Epson Home Cinema 3010 Home Theater Projector Review
Epson Home Cinema 3010 vs. Epson Home Cinema 8350
The Home Cinema 8350 was introduced late in 2010, and remains in the Epson lineup for a second year. With a price point of $1299, it is essentially $300 less than the new Home Cinema 3010 reviewed in these pages. So, who should by which one? This is pretty straightforward. The Home Cinema 8350, first of all, is 2D only, unlike the 3010. In addition, it is more designed as a lower cost projector for a dedicated room/theater. In that regard, it has the placement flexibility advantage, with more range to the zoom (so it can be rear shelf placed in most rooms) and lens shift.
From an image quality standpoint there shouldn’t be much difference, with the 8350 having a slight advantage in black levels. Far more significant is the brightness difference, so if you are looking for a larger screen, a brighter room, or 3D, then the 3010 makes good sense. If budget it tight, you are fitting a dedicated theater or room, then save a few hundred dollars and stick with the 8350. It is, by just a tad, the slightly better 2D projector unless you need the extra brightness.
Epson Home Cinema 3010 vs. Mitsubishi HC4000
The Mitsubishi HC4000’s appeal is as an affordable home theater projector for those seeking best picture quality. Though lacking all but the the standard features, the HC4000 offers perhaps the best black levels of any low cost projector without a dynamic iris. Colors are rich, and classically “DLP look and feel” (which I translate in part, as looking particularly well saturated on dark scenes, without being over the top) The Epson will crush the Mitsubishi in brightness even though the Mitsubishi is about average. Onn the darkest scenes the Epson will provide a slightly blacker black, but overall, the HC4000 will be the better at blacks, and without an iris. A close thing. The HC4000 is an affordable enthusiasts and purists projector. The Epson, as noted, is first a family room projector, but will serve nicely in a theater with a medium to very large screen sizes.
The HC4000 will save you about $400 at the time I write this, making the HC4000 perhaps the most affordable step up in performance from the entry level projectors. If both are in price range, the Epson has to be the better choice for the majority. It just brings too much to the table – family room brightness, 3D, more flexibility, better warranty. On the other hand, if you want a low cost projector with a particularly excellent picture for movies, considering the price, if it works in your room, the Mitsubishi is the best choice.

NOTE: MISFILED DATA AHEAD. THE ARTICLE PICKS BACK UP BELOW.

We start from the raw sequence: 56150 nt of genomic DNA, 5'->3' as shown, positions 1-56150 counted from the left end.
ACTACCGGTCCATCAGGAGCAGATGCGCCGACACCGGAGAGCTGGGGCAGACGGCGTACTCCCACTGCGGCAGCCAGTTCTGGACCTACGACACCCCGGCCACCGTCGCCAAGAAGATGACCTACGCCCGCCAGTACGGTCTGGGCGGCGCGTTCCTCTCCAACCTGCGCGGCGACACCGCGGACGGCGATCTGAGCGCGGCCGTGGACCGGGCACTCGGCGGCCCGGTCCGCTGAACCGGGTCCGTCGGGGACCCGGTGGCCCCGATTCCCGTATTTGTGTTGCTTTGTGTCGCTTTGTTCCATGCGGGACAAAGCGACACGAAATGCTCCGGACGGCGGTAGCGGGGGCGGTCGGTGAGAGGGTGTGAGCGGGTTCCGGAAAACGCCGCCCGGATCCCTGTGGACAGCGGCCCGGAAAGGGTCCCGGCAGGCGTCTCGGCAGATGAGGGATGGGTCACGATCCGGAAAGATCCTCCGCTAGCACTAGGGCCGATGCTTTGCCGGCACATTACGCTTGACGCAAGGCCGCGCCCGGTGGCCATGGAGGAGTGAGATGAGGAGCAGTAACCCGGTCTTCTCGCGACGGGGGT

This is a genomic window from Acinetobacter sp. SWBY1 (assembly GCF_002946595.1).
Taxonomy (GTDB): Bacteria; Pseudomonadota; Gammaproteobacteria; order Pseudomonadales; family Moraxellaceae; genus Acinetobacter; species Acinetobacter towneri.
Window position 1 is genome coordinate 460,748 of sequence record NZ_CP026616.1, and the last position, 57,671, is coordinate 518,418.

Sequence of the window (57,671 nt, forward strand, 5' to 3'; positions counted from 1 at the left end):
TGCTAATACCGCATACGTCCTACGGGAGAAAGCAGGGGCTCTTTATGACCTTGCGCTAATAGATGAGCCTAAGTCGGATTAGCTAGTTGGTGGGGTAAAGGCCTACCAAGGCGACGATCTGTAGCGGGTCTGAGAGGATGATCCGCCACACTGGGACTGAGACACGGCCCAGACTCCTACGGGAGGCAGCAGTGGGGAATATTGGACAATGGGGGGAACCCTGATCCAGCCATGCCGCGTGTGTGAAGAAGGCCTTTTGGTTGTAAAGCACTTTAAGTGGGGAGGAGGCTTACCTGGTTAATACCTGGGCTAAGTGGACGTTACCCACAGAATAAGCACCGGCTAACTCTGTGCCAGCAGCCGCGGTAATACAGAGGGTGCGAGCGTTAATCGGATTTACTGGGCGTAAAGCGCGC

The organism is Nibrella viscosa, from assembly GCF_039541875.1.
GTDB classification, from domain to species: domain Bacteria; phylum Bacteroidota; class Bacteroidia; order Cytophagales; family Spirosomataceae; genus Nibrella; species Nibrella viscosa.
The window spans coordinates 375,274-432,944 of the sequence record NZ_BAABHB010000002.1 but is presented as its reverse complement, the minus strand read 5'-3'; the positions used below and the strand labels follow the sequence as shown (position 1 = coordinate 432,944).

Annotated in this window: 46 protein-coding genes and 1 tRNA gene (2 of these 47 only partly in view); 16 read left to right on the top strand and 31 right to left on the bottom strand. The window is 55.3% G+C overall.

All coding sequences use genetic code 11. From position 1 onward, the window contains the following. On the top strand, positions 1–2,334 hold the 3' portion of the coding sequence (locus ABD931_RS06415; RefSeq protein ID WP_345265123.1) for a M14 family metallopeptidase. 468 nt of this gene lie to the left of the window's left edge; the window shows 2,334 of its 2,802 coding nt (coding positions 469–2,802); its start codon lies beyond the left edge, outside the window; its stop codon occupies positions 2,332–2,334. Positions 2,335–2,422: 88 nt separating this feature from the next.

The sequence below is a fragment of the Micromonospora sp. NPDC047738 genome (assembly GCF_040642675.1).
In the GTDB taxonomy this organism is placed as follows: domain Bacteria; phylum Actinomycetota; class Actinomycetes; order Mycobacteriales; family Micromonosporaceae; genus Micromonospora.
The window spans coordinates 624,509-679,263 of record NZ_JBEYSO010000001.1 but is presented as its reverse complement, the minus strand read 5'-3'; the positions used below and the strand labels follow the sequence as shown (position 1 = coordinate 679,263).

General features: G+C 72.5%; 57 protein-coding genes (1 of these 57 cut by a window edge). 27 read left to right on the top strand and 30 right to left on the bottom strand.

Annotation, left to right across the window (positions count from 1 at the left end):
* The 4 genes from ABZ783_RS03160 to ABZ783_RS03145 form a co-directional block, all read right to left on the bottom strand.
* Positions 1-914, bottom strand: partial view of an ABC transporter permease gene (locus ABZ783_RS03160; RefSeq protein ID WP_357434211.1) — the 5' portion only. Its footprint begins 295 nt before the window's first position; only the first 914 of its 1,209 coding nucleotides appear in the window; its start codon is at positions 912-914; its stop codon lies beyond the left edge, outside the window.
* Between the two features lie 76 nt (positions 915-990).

Epson Home Cinema 3010 vs. Optoma HD20
How does the imensely popular though aging HD20, stand up against the Epson Home Cinema 3010? This is too easy. The Epson has the Optoma beat at about everything, but the Optoma is more than 1/3 less. The “official street prices” put the Epson at $1599, and the Optoma at $899! So, sure, buy the Epson if you have the budget. It wins in brightness, 3D (the HD20 lacks 3d), warranty, black levels color controls, features… The HD20 puts up a very nice picture, with the same 1080p resolution as the Epson up on your screen for a low price. That’s it’s real strength.
Epson Home Cinema 3010 vs. Sharp XV-Z17000
The Sharp XV-Z17000 will produce better black levels than the Epson, which is a really good thing, because, for about twice the price of the Epson, it really isn’t going to dominate any other area. It’s a good DLP projector, in terms of color. It has very limited placement flexibility. Let’s just say that the Sharp is going to be a very tough sale going forward at its price. It’s got the Epson 3010 at half the price to contend with, and for more like the same price, the Epson 5010 will add better blacks and CFI for smooth motion.
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